ANKARA (Reuters) – Forty-four people in Turkey have died from bootleg alcohol poisoning over the past week, state media reported on Tuesday, as more Turks opt for cheaper options after sharp rises in taxes on liquor.
The first death occurred on Friday in the western province of Izmir, where 18 people have died, and state broadcaster TRT said bootleg alcohol consumption had claimed lives in at least seven other provinces across Turkey.
Police said they had detained 58 people over the last four days for producing and selling bootleg alcohol. Of those detained, seven have been jailed pending trial.
Turkey’s Islamist-rooted ruling AK Party has imposed high taxes on alcohol. The tax on the national favourite raki, an anise-flavored spirit, has leapt by 443% in the past decade and the tax on beer by 365%. A 70 cc bottle of raki costs around 170 lira ($22), taxed 234% over the original price.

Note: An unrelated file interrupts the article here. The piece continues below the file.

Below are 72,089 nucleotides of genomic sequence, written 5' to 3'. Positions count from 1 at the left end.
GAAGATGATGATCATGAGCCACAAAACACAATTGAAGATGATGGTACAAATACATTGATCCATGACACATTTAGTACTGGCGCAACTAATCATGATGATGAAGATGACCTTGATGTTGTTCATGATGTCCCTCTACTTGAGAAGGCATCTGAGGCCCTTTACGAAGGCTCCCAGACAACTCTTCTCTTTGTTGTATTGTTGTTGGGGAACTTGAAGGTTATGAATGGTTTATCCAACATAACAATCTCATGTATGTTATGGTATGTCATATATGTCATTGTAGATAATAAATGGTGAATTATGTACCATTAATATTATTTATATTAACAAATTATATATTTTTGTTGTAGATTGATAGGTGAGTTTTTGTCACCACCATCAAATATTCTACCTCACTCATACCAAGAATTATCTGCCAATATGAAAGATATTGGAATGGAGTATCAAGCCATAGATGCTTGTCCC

The government raised taxes on alcoholic beverages again in July by a further 6.9%. They are expected to account this year for 2.7% of total tax revenues, up from 1.6% a decade ago, finance ministry data showed.
Ozan Bingol, a taxation expert at Baskent University, said excessive alcohol taxes would encourage citizens to consume counterfeit products, causing an increase in the state’s health expenses and causing many preventable deaths.
“Contrary to general belief, the state’s tax revenues will not increase but decrease,” Bingol said.
Report by Reuters.